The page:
Happily, Handy is not entirely alone. A few writers are following on his trail. None of them can be described as ‘the new Charles Handy’. They lack his literary flair and his eye for the big picture. But they all recognise the importance of the subject that he made his own — and they all realise that work is likely to be redesigned even more dramatically in the next 30 years than it has been in the last.

Richard Donkin chronicled changes in the nature of work and employment in a weekly column for The Financial Times for 14 years. He has also published two informative books on the subject — ‘The Future of Work’ (2010) and ‘Blood Sweat and Tears: The Evolution of Work’ (2002), which is being republished under the blander title ‘The History of Work’. He is more of a magpie than an eagle: you read him for nuggets of information rather than for panoramic views and grand theories. But his nest is nevertheless full of fascinating objects, and his views are invariably sensible.

Donkin brings an historical perspective on recent ‘revolutions’ in the workplace. He points out that many cutting-edge management ideas, like concern for workers’ health, are in fact old hat. In the 1920s and 1930s many successful companies built playing fields and social clubs in the name of efficiency and loyalty (and before that, of course, British public school masters based their regimes on the motto ‘mens sana in corpore sano’).

Donkin is also relentlessly sensible — perhaps not the most exciting of qualities but nevertheless an invaluable one in an area dominated by faddists and snake-oil salesmen. He points out (just as Charles Handy did a generation ago) that the life of a ‘portfolio worker’ is far from easy. Freelancers relish their freedom. They are delirious about the fact that they no longer have to get on that 7.10 to Waterloo every day. Donkin expects their numbers to increase as people revolt against the relentless demands of today’s corporations and the soulless language of ‘scientific management’. But they are constantly worried about where the next paycheck will come from. Work tends to take the form of pre-industrial agriculture — too much work interspersed with too little and feasts interspersed with famines. They also find that freedom can turn into anomie and self-direction into loneliness. They miss the casual bonhomie of office life and the discipline imposed by a daily routine.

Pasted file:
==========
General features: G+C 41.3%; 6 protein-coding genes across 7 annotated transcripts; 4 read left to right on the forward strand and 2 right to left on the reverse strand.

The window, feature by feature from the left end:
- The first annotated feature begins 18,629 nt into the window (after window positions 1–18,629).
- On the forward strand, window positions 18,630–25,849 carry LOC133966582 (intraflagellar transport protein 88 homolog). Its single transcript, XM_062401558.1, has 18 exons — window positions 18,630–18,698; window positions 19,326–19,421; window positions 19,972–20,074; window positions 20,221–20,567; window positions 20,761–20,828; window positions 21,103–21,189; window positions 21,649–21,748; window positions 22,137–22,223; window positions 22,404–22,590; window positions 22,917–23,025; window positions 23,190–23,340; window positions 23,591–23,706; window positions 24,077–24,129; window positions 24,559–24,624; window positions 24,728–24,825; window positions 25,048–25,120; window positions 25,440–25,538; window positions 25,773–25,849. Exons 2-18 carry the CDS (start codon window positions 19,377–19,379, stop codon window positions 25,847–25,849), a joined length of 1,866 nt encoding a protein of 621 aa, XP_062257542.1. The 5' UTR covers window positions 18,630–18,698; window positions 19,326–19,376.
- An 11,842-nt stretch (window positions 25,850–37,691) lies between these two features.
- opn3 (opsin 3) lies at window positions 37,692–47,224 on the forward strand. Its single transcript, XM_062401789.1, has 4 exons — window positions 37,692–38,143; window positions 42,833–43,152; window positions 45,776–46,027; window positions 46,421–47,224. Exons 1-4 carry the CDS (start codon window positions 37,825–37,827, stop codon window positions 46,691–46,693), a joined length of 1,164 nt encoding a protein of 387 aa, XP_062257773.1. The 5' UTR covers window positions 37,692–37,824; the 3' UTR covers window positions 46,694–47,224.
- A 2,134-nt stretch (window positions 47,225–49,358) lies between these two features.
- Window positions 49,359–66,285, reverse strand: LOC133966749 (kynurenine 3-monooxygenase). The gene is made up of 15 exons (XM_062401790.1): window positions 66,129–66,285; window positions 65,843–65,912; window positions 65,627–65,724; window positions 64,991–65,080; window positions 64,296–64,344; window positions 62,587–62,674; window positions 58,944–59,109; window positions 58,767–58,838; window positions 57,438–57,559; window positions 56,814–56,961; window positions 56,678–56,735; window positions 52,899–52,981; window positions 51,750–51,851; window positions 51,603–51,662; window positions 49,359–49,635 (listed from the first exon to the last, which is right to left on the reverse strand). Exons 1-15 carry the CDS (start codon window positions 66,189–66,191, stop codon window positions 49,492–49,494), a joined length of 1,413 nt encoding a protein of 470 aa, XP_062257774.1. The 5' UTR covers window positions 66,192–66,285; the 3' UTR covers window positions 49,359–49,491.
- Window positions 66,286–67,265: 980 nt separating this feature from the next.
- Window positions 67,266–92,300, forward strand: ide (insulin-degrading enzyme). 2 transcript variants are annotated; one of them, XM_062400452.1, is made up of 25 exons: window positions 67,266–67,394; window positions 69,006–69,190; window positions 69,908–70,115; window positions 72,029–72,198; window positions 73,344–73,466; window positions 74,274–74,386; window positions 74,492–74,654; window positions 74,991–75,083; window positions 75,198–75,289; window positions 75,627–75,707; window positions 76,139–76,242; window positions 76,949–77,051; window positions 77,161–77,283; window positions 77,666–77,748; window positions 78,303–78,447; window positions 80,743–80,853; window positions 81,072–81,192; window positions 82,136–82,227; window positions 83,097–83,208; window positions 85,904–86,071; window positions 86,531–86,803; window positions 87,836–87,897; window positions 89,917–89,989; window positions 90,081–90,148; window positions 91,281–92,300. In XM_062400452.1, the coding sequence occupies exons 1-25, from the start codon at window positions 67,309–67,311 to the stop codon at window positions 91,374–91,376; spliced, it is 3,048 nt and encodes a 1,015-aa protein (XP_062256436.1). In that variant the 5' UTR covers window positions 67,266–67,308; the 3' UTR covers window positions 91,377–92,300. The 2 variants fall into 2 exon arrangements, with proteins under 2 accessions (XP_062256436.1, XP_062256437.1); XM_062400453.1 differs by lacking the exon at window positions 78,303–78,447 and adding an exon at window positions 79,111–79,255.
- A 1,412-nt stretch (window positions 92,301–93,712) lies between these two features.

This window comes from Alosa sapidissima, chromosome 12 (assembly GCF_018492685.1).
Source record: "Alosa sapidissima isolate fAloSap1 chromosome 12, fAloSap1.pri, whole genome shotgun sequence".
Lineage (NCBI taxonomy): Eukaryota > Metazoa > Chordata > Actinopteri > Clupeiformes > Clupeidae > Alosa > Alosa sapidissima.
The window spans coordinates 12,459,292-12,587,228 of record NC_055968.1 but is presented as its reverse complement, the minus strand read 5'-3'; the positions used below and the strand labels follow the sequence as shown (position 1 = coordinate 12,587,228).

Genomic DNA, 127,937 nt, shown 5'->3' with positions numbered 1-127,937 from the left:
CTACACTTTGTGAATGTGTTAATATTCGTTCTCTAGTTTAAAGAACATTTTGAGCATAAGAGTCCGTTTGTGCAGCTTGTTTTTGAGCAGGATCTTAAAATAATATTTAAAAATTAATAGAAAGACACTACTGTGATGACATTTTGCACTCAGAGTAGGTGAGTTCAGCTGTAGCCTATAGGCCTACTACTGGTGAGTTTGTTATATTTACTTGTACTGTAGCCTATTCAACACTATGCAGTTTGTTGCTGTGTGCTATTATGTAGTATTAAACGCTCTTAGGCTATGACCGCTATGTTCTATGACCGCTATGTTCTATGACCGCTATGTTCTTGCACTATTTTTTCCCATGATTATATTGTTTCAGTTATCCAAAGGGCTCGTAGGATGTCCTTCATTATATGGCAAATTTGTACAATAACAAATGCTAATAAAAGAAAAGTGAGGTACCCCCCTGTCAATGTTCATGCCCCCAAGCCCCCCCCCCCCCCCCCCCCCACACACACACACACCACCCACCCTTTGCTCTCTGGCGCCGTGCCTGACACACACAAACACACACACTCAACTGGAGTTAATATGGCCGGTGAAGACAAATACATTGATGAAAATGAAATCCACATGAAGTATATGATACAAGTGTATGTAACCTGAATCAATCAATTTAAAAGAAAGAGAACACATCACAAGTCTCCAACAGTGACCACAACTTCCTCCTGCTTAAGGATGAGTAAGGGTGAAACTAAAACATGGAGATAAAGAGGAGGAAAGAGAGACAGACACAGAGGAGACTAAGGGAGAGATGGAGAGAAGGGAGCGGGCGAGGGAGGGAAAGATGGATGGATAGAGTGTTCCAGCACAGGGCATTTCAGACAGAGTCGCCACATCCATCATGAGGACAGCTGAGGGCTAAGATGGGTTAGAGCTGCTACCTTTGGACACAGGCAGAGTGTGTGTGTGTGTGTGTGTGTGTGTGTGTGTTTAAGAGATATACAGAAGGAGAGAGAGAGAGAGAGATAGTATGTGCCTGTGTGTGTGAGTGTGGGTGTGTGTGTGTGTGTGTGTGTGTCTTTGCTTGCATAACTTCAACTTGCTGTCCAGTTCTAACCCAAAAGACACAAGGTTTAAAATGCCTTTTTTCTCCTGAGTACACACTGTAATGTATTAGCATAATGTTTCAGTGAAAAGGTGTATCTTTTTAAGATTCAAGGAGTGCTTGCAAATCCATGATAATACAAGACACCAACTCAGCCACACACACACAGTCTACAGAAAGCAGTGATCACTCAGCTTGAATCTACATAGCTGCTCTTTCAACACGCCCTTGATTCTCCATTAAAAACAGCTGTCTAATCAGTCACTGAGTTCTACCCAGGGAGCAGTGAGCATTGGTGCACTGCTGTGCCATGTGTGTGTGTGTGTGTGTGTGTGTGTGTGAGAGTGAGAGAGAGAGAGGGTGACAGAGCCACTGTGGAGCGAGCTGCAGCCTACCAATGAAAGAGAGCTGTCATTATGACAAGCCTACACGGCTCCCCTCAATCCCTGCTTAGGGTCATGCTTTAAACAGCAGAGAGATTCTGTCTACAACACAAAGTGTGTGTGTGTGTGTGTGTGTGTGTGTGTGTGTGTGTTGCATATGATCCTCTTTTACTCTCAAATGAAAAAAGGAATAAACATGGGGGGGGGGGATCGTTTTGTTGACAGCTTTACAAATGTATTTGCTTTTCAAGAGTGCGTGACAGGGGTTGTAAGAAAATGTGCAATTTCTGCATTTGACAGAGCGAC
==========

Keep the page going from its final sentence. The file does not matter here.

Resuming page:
Above all, Donkin understands our ambivalent attitude to work — how we regard it simultaneously as a blessing and a curse, indeed the foremost of all curses, imposed upon Adam for his disobedience in eating the apple. We resent the fact that we constantly have to check our BlackBerries for messages even as we try to relax in the evenings. But if the BlackBerry fails to deliver its messages then we suffer from a sense of ennui. He quotes Philip Larkin’s great poem ‘Toads’ about the ‘sickening poison’ of office life. But he also reminds us that Larkin wrote a later poem, ‘Toads Revisited’, in which he acknowledges that he rather likes his ‘in-tray’ and his ‘loaf-haired secretary’. ‘Give me your arm, old toad; help me down Cemetery Road’.

Avivah Wittenberg-Cox writes about a subject that Handy tended to gloss over — the growing role of women in the labour market. Wittenberg-Cox argues that the world of work is being reshaped by three massive forces — women, weather and the Web. Fifty years ago, women had only a marginal role in the labour market. They performed menial jobs — Larkin’s ‘loaf-haired secretary’, for example — and left work as soon as they married. Today they make up about 50% of the work force in America and most northern European countries, take 80% of consumer purchasing decisions, and run some of the world’s best companies, including PepsiCo and W. R. Grace. Organisations as diverse as Goldman Sachs and the Organisation for Economic Cooperation and Development (OECD) have declared that the arrival of ever more women in the labour force is helping to power economic growth. ‘Womenomics’ is one of the trendiest terms in business writing.

Yet most societies are having a difficult job adjusting to a more female-friendly labour market. Women are purchasing decisions, and run some of the world’s best companies, including PepsiCo and W. R. Grace. Organisations as diverse as Goldman Sachs and the Organisation for Economic Cooperation and Development (OECD) have declared that the arrival of ever more women in the labour force is helping to power economic growth. ‘Womenomics’ is one of the trendiest terms in business writing. Yet most societies are having a difficult job adjusting to a more female-friendly labour market. Women are still confronted with a soul-destroying choice between motherhood and their careers. This means that all too many highly successful women drop out of the full-time work force in their 30s — they are ‘off ramped’ onto the ‘mommy track’, as the jargon has it. It also means that the upper ranks of corporations and professional service firms are still dominated by men. The further up the corporate world you go, the more female-free it becomes.